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I am currently writing a Python script and trying to dynamically generate some arguments. However, an error is being thrown for the following script, stating "'Namespace' object is not iterable." Any ideas on how to fix?

import argparse
from os import path
import re

replacements = {}
pattern = '<<([^>]*)>>'

def user_replace(match):
   ## Pull from replacements dict or prompt
    placeholder = match.group(1)
    return (replacements[placeholder][0] 
         if placeholder in replacements else 
          raw_input('%s? ' % placeholder))

def main():
    parser = argparse.ArgumentParser()
    parser.add_argument('infile', type=argparse.FileType('r'))
    parser.add_argument('outfile', type=argparse.FileType('w'))

    required, extra = parser.parse_known_args()
    infile, outfile = required.infile, required.outfile
    args = re.findall(pattern, infile.read())
    args = list(set(args))
    infile.seek(0)

    parser = argparse.ArgumentParser()
    for arg in args:
        parser.add_argument('--' + arg.lower())

    replacements = vars(parser.parse_args(extra))

    matcher = re.compile(pattern)

    for line in args.infile:
        new_line = matcher.sub(user_replace, line)
        args.outfile.write(new_line)

    args.infile.close()
    args.outfile.close()

if __name__ == '__main__':
    main()

The error is with the returned value of parser.parse_known_args(). Any ideas on how I could bypass this though? Someone suggested creating an object and using the dict interface, but I don't know what this entails exactly. I'm really new to Python, so I don't understand why (infile, outfile), extra = parser.parse_known_args() wouldn't work.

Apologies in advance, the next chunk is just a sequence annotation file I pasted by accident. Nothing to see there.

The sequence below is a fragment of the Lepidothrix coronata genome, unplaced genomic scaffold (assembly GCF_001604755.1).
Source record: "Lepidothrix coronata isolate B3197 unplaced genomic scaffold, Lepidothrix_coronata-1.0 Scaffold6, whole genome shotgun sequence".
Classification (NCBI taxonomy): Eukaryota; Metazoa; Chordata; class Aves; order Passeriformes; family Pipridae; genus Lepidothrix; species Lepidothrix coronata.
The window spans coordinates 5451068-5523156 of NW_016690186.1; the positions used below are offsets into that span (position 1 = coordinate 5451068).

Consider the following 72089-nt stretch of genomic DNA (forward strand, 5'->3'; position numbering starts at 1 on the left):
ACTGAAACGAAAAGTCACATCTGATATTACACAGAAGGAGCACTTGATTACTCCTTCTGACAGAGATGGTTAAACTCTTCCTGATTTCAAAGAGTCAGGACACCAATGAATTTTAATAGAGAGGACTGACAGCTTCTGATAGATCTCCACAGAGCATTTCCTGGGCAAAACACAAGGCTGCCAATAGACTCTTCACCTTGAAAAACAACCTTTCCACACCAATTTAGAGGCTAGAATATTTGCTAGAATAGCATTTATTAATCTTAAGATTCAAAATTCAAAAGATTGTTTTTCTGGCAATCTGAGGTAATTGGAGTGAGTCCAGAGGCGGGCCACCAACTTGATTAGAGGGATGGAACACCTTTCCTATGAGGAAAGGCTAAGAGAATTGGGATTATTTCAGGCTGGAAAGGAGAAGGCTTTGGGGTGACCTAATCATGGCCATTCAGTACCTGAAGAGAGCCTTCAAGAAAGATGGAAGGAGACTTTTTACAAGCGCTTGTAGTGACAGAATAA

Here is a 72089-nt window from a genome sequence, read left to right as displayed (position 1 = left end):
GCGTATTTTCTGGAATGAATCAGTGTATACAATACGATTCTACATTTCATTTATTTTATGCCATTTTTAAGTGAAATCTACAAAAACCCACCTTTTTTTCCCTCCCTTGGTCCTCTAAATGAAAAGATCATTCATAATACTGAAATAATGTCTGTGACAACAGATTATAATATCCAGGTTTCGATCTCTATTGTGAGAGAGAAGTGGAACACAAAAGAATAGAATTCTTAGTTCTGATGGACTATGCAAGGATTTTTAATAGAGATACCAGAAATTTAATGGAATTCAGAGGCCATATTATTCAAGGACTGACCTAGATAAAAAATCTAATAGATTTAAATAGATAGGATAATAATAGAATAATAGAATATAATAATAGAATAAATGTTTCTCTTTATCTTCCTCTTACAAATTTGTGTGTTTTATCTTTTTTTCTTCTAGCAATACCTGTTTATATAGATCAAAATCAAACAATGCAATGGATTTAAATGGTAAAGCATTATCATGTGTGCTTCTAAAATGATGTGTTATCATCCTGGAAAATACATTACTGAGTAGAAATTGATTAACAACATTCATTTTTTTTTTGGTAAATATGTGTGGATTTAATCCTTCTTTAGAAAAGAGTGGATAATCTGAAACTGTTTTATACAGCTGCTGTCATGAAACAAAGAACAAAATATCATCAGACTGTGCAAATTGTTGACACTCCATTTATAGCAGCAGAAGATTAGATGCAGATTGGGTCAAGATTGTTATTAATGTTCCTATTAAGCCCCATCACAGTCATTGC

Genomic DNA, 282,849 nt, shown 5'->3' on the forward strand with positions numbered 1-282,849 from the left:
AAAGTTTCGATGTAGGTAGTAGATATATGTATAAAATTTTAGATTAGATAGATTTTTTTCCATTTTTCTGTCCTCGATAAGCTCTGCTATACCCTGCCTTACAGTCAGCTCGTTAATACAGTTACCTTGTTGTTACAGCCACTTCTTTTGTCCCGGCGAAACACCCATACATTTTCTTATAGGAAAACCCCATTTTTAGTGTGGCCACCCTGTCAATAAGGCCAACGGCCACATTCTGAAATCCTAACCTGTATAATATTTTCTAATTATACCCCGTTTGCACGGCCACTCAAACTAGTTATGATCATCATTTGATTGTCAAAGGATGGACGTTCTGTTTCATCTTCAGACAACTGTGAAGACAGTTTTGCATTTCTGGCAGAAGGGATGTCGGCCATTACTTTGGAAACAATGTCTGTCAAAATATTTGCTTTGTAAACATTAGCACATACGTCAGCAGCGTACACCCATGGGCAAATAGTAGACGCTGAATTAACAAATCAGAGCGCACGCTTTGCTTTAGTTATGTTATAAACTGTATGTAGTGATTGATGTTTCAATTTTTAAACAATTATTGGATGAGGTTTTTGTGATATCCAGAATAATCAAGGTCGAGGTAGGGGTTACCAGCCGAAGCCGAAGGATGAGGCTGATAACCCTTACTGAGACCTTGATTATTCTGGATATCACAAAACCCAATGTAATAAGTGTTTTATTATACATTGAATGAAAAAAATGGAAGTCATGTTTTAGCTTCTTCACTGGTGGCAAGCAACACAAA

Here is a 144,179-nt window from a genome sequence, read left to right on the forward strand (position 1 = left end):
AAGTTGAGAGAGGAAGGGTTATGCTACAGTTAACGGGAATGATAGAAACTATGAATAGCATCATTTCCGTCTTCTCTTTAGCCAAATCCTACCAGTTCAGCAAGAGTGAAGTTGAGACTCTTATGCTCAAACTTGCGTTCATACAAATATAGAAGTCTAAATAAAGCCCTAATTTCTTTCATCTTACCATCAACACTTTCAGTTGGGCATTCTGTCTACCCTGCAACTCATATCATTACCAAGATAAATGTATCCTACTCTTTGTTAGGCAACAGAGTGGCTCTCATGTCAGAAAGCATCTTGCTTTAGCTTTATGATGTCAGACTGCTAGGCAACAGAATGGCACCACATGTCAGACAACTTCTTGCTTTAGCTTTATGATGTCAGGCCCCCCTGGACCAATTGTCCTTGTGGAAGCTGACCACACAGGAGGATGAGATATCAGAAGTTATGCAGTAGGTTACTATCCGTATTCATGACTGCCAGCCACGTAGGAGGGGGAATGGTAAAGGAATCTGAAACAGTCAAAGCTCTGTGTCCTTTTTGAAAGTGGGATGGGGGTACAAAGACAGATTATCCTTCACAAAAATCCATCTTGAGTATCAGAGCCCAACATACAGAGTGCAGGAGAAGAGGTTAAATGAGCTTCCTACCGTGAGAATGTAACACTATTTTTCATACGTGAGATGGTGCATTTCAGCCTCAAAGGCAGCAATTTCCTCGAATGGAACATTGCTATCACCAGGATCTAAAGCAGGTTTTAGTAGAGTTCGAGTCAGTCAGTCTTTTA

Edit: Updated with two fixes. First fixed the error above by using the accepted answer below. Second, also fixed an error where I was getting flagged for trying to add the same argument twice. Fixed by making args a set then back to a list. Now my script runs, but the optional arguments have no effect. Any ideas?

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Already answered this on your original question. –  agf Jul 26 '11 at 20:40

3 Answers 3

up vote 7 down vote accepted

ArgumentParser.parse_known_args returns a namespace and a list of the remaining arguments. Namespaces aren't iterable, so when you try to assign one to the tuple (infile, outfile) you get the "not iterable" error.

Instead, you should write something like

namespace, extra = parser.parse_known_args()

and then access the parsed arguments as namespace.infile and namespace.outfile.

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Actually, that line of code should read as follows:

namespace= parser.parse_known_args()

Otherwise, one still gets the error about namespaces not being iterable.

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I had a similar problem with the parse_args() method. I wanted to use the namespace as a dictionary. Since it looks like a dict, it should be possible!

args = parser.parse_args()
for k, v in args: -> "'Namespace' object is not iterable."
for k, v in dict(args): -> "'Namespace' object is not iterable."

for k, v in args.__dict__.iteritems():
    print(k, v) # Works!

# Or just use it as any other dictionary
d.update(args.__dict__)
f(**args.__dict__)
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